The crimson and turquoise trail created by daybreak gave way to a clear blue sky which exploded in a motley of colours. As the melody from the quiet-flowing Sabarmati River synchronised itself with Bollywood numbers, the 3km stretch of the riverfront fibrillated with energy. The arena, a veritable human ocean, thrummed with anticipation as spectators and participants matched exuberance to enjoy the city's most-awaited annual fiesta. It was a carnival atmosphere and the spirit of mirth and bonhomie prevailed.
Streets, footpaths and alleyways were a riot of colours as young and old engaged themselves in the serious business of painting and winding endless yards of kite strings. Terraces and rooftops burst at their seams as friends and family indulged in the sport.
Deep in the heart of the old walled city, Ahmedabad's most famed and impressive Jamalpur 'patang' market was a beehive of activity as kite-makers busied themselves churning out countless kites. Many of them were adorned with cartoon characters and portraits of iconic personalities from the world of sports, tinsel town.
The 29th edition of the International Kite Festival in Gujarat got off to a flying start on the 8th of the month, and continued its spectacular journey through to the 14th, being officially held in 13 other towns and cities of the State.
A lone autorickshaw at the inaugural venue caught the attention of crowds as it stood festooned with balloons and kites in flamboyant colours. The inaugural ceremony which saw as many as 2000 students from municipal corporation schools of Ahmedabad perform the Suryanamaskar, was set in motion with salutations to the Sun god.
Kitists from 31 nations rubbed shoulders with their Indian counterparts from 11 States and fought each other in space with the most extraordinary kites in a medley of sizes, shapes and motifs.
The Przemyslaw Lasecki couple who owned a kite manufacturing company in their native Poland, looked forward to IKF every year. The event gave a huge boost to their passion and profession as they got an opportunity to interact with kitists from various parts of the globe.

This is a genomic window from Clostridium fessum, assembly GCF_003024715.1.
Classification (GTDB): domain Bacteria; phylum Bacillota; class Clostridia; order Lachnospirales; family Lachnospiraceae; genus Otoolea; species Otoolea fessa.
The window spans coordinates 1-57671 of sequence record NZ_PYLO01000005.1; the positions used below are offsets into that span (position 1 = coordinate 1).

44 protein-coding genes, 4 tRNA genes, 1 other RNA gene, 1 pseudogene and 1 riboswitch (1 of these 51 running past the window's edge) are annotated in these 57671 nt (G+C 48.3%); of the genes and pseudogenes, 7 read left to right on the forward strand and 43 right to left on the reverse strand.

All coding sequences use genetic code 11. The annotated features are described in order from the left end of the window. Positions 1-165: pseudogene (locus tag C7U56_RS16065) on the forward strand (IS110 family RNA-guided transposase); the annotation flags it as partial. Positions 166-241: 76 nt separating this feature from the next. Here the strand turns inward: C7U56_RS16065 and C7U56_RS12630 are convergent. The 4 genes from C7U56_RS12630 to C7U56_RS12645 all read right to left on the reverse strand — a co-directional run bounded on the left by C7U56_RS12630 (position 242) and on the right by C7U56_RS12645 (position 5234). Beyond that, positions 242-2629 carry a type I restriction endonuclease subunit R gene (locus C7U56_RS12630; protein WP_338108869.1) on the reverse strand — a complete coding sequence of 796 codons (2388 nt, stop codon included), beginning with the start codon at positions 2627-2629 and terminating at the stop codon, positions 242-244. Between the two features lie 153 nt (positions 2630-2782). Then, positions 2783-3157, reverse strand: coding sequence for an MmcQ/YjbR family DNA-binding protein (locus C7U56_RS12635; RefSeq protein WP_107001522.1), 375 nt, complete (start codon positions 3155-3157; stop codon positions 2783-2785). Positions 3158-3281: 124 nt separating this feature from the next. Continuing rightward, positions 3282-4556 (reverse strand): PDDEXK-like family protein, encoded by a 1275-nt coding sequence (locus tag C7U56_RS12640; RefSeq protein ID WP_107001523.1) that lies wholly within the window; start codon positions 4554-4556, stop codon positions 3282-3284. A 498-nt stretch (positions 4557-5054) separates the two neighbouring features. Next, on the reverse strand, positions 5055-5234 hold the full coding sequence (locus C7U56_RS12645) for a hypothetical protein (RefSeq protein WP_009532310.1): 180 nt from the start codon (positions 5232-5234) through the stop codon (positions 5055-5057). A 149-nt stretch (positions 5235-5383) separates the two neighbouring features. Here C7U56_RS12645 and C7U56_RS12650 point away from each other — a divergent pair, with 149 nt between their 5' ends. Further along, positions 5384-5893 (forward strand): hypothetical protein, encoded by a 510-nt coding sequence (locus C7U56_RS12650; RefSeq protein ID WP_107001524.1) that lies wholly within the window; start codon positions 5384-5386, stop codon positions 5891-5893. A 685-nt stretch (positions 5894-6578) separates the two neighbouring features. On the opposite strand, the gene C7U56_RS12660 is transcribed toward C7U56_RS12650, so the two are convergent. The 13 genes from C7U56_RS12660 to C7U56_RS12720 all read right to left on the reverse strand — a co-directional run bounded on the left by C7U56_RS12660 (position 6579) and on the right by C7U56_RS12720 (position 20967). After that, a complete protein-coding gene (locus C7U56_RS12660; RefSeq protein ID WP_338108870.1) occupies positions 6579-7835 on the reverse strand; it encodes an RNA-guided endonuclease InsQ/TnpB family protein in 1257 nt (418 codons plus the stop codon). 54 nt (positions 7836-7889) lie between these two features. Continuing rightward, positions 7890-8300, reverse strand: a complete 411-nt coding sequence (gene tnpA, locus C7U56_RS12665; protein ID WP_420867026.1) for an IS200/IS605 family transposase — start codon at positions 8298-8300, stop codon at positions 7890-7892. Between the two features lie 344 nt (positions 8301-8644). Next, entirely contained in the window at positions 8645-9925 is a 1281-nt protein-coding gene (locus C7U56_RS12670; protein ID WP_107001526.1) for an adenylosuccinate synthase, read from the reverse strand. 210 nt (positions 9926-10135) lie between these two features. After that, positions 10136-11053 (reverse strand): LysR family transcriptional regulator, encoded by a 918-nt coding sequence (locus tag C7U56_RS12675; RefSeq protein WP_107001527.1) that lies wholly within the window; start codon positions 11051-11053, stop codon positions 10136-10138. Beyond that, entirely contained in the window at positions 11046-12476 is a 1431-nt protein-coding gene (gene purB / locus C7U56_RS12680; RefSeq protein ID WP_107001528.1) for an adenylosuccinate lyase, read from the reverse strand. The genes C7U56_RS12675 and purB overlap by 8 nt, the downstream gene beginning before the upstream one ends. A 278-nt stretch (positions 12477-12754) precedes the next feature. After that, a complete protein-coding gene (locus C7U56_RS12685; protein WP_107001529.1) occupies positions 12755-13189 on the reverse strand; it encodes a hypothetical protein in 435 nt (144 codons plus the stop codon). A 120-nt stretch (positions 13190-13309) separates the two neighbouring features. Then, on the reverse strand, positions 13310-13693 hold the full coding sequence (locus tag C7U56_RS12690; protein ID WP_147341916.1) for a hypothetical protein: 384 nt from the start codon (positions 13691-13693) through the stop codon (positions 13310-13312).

For sari-clad Saule Varskeviciute and Giedre Aleksandraviciute, and Kasttis Prakapavicius from Lithuania, Gurjarat's IKF was nothing short of an Olympic platform. They were equally at home with spicy Indian food which they relished with much gusto.
It was nostalgia all the way for the trio of Jewish brothers from Israel who had spent several years of their childhood in Kolkata. Pani-puri was as alluring as kite-flying itself for this family of brothers who lived out memories of growing up each time they participated in the Gujarat event. The skies of Ahmedabad turned into a veritable mosaic as designer kites of infinite variety made from an assortment of materials ranging from paper to cloth to plastic soared, swooped and performed their own acrobatics, to the rhythmic, now-gentle- now-howling winter wind of the city.
At times, there seemed to be a battle of wits and skill between these crafted masterpieces and the natural denizens of the sky, as avians threatened mock ambush of the 'intruders' flying in their territory. Triumphant shouts of 'kai po che' rent asunder the air as revellers cut and brought down several soaring beauties.
As I craned my neck to see the kites ripple, flutter and cross paths, I was no longer a silver squinting across a chasm of years at fading events. I delved into a treasure chest of memories and morphed into an infant-teen using an exuberant sleight of hand to negotiate the 'manjha' through the maze of similar others high above.
My goal was focused – to protect my plain and simple, square kite from spiralling down to an untimely demise.
At the venue I switched between watching the gymnastics played out in the skies, and browsing the umpteen stalls displaying and selling handicrafts, fashion accessories, ethnic ware and snacks, Rashmi Munshi's fancy umbrellas in flashy colours and designs caught my eye. The youngster who is equipped with a postgraduate degree in Psychology greatly warms to the opportunity provided by the Kite Festival for artists, artisans and craftsmen to showcase their skills and talents.
The delectable aroma of 'undhiyo' and crisp hot jalebis, Gujarata's trademark Uttarayan combo, was irresistible. As I leisurely savoured these palate-tickling delicacies, the skies of Ahmedabad took on a different hue as dusk drew its cloak over the city. Floating paper lamps illuminated sky and space, and merged with the dwellers of the Milky Galaxy to create ethereal splendour. Even as the twilight merged into night, the streets of the city were choked with traffic and celebrations continued in full swing as if there was no tomorrow.